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Attachment disorders: an evolutionary perspective

Published online by Cambridge University Press:  02 January 2018

H. Minnis
Affiliation:
Section of Psychological Medicine, University of Glasgow, Glasgow, UK. Email: h.minnis@clinmed.gla.ac.uk
J. Reekie
Affiliation:
Department of Statistics and Modelling Science, University of Strathclyde, Glasgow
D. Young
Affiliation:
Department of Statistics and Modelling Science, University of Strathclyde, Glasgow
A. Gray
Affiliation:
Department of Statistics and Modelling Science, University of Strathclyde, Glasgow
T. O'Connor
Affiliation:
Laboratory for the Prevention of Mental Disorders, University of Rochester, New York, USA
A. Ronald
Affiliation:
Social, Genetic and Developmental Psychiatry Research Centre, Institute of Psychiatry, King's College London, UK
R. Plomin
Affiliation:
Social, Genetic and Developmental Psychiatry Research Centre, Institute of Psychiatry, King's College London, UK
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Abstract

Type
Columns
Copyright
Copyright © Royal College of Psychiatrists, 2007 

We were interested to read Dr O'Connell's response to our paper. Unfortunately we did not have space to do justice to a discussion of reactive attachment disorder from an evolutionary point of view, although we agree that this is an important theoretical perspective. Dr Minnis first became interested in reactive attachment disorder when working as an orphanage doctor in Guatemala. Most of the children there displayed symptoms of the disinhibited form of the disorder and it seemed clear that these behaviours were adaptive in a setting where primary attachment figures were lacking. We have touched on the maintenance of these behaviours from an evolutionary perspective in a previous paper (Reference Minnis, Marwick and ArthurMinnis et al, 2006).

Dr O'Connell also points out that we did not engage in a discussion of attachment theory, or the work of John Bowlby (Reference BowlbyBowlby, 1973). We do not wish to underestimate the crucial role of Bowlby's work in advancing our understanding of childhood development, however, we were unable to do justice to the complex interplay between attachment patterns and reactive attachment disorder within the space allowed. This important topic is the focus of our prevous publication (Reference Minnis, Marwick and ArthurMinnis et al, 2006). In short, children can be securely attached while suffering from reactive attachment disorder and children suffering from the disorder have difficulties in various domains of early development, not simply the domain of attachment (Reference Richters and VolkmarRichters & Volkmar, 1994; Reference Green and GoldwynGreen & Goldwyn, 2002). Research into reactive attachment disorder is in its infancy and is a field ripe for exploration on a number of fronts.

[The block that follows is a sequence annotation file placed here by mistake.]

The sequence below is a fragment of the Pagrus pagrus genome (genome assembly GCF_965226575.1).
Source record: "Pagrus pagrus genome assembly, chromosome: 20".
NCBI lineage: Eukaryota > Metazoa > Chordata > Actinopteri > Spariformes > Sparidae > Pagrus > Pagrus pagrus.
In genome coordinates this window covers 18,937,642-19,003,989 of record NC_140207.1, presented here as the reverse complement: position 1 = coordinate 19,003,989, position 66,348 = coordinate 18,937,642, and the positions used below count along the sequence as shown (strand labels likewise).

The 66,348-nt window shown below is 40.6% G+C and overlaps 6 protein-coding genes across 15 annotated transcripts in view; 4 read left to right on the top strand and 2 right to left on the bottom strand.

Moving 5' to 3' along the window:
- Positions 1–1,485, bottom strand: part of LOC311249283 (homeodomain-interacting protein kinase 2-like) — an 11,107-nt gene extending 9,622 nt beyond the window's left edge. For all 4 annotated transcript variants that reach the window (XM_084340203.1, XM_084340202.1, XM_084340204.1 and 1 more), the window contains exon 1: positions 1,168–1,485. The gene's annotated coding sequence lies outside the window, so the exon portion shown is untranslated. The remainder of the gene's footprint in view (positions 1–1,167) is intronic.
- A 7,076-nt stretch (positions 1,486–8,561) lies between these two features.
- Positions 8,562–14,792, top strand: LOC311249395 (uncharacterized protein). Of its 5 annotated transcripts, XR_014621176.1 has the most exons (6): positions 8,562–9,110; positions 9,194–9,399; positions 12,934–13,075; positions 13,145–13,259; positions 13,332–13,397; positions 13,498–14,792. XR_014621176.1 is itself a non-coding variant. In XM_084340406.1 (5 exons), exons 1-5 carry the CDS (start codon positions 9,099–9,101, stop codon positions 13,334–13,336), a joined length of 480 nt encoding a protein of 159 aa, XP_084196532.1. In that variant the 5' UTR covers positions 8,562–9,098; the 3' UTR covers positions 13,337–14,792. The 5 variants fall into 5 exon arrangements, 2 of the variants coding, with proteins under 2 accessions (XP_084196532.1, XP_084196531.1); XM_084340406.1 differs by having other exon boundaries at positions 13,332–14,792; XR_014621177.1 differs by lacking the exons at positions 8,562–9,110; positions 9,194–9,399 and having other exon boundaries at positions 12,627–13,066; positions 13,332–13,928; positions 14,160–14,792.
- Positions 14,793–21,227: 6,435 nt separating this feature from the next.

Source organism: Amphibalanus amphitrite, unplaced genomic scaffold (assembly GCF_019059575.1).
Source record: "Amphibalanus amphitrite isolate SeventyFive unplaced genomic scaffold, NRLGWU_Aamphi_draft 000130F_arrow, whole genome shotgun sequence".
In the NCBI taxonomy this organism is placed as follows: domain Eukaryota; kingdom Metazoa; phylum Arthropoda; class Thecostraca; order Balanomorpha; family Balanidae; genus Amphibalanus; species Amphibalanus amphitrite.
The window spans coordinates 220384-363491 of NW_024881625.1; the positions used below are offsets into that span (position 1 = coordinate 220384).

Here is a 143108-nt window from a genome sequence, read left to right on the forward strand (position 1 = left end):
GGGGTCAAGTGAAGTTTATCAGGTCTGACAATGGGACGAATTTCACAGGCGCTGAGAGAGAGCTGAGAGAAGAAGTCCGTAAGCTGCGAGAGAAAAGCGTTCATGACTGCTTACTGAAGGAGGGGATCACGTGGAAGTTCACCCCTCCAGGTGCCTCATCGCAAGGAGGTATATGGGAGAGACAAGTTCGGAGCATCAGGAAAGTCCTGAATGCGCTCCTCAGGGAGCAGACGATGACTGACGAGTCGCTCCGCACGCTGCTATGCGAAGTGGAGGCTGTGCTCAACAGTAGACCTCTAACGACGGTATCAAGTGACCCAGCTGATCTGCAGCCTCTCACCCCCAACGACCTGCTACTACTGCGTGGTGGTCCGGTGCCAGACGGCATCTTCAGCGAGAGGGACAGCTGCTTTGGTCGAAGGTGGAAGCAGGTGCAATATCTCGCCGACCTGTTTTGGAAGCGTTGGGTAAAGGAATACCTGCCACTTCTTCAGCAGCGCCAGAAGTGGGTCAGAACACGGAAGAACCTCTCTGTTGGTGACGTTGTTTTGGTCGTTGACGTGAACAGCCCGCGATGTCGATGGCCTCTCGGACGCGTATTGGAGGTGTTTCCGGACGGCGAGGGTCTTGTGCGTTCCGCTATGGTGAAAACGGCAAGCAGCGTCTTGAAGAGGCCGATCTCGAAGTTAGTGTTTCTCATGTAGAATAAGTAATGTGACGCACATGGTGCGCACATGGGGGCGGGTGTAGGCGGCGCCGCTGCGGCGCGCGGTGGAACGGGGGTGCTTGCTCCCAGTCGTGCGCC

References

Bowlby, J. (1973) Attachment, Separation and Loss. Routledge.Google Scholar
Green, J. & Goldwyn, R. (2002) Attachment disorganisation and psychopathology: new findings in attachment research and their potential implications for developmental psychopathology in childhood. Journal of Child Psychology and Psychiatry, 43, 835846.CrossRefGoogle ScholarPubMed
Minnis, H., Marwick, H., Arthur, J., et al (2006) Reactive attachment disorder – a theoretical model beyond attachment. European Child and Adolescent Psychiatry, 15, 336342.CrossRefGoogle ScholarPubMed
Richters, M. M. & Volkmar, F. R. (1994) Reactive attachment disorder in infancy or early childhood. Journal of the American Academy of Child and Adolescent Psychiatry, 33, 328332.CrossRefGoogle ScholarPubMed
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